Tag Archives: Abudhabi

My Kitchen with Kenwood

When the latest Kenwood sale was on, I visited their showroom in Abu Dhabi. I was fascinated to see the wide variety of kitchen products. As a home-maker, I depend on certain Brands for preparing staple traditional foods. I value them as unavoidable necessities in the kitchen.

When it comes to my role as a Food Blogger, I believed I was more flexible. But, after visiting the Kenwood showroom, I realised I had been unknowingly collecting products of Kenwood, as a result of my ever-increasing cooking aspirations, for more than 10 years. From the basic Kenwood chopper to the latest Meat mincer to an Ice cream maker, I found my Kitchen filled with Kenwood appliances. A silent revelation isn’t it?

It seems like a long story to narrate, with my first Kenwood device purchased about 12 years ago. That was the basic chopper, which is a quintessential thing in the kitchen even today. The blades are as sharp as newly bought ones.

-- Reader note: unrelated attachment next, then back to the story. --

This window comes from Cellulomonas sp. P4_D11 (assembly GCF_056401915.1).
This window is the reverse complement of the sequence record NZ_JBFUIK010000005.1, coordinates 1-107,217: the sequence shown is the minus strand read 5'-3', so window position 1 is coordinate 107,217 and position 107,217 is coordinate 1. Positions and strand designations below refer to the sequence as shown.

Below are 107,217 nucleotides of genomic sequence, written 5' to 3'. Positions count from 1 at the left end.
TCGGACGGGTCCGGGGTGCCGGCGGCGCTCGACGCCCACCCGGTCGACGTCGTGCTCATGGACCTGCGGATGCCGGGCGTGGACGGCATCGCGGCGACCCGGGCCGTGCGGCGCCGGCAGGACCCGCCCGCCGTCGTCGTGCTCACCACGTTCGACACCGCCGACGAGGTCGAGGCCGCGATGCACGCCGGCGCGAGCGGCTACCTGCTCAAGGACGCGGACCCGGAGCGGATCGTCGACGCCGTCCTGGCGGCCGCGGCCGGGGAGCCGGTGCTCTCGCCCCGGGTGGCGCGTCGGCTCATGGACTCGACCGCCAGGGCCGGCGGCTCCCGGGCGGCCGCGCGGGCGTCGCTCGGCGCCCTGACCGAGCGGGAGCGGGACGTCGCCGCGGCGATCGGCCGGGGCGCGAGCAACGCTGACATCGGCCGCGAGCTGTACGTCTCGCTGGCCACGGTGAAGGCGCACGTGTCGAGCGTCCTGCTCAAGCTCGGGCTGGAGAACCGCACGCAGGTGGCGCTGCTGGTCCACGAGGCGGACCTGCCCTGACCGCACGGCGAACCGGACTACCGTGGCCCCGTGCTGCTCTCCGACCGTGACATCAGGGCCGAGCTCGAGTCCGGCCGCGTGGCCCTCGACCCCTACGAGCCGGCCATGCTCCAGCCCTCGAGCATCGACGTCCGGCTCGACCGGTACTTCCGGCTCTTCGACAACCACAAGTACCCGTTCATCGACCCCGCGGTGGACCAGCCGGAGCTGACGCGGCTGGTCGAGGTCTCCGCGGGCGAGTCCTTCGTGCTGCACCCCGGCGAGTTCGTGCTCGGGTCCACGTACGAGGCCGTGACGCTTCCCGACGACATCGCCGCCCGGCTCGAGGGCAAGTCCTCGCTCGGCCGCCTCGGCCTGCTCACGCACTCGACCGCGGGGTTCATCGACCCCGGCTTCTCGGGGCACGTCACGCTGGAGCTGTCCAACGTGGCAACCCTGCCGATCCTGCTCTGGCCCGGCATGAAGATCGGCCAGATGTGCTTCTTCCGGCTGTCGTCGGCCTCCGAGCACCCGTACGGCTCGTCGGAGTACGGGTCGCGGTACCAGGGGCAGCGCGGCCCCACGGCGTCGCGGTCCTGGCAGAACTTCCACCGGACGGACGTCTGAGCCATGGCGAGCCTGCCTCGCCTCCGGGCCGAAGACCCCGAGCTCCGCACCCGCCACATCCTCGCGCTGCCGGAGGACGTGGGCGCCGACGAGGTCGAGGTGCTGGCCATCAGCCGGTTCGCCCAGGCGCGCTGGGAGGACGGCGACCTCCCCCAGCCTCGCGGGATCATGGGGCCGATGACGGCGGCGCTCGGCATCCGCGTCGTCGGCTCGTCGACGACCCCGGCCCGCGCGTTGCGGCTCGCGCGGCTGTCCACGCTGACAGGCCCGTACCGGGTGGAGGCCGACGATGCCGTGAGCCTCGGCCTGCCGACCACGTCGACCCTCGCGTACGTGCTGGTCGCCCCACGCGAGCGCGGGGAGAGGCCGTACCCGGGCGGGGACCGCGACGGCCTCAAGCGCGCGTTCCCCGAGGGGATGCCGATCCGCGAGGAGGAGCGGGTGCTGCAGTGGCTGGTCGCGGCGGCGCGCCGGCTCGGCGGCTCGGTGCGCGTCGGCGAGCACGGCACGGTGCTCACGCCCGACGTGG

Indian gravy dishes- South Indian or North Indian, normally involve ginger-garlic-onions that have to be finely chopped, as a first step. This chopper finishes off the laborious job of chopping, in a jiffy.

Puttu – Steamed rice flour cylinders

This could be supposedly the best use of a contemporary appliance, put to use in a traditional dish. Puttu is a staple breakfast meal of Kerala. It is a much sort after healthy meal in Tamilnadu, especially during special ceremonies. My favourite childhood breakfast and dinner meal used to be Puttu with Banana, and still remains to be one.

Puttu is a rice or millet cake, steamed in the shape of a cylinder. It is made with powdered white or brown rice; powdered millets like Finger millet or Pearl millet. My latest version of Puttu is made with Bamboo Rice powder. Blending just enough water to make a lump free moist powder is the tricky part in making this delicacy. The Kenwood chopper helps in creating a lump free, yet perfectly moist puttu mix to be steamed. Once water is sprinkled over the rice or millet powder, I add the moist mixture into the chopper and give it a quick grind. The result is a lump free moist powder. This mix brings out the best ever, soft steamed Puttu.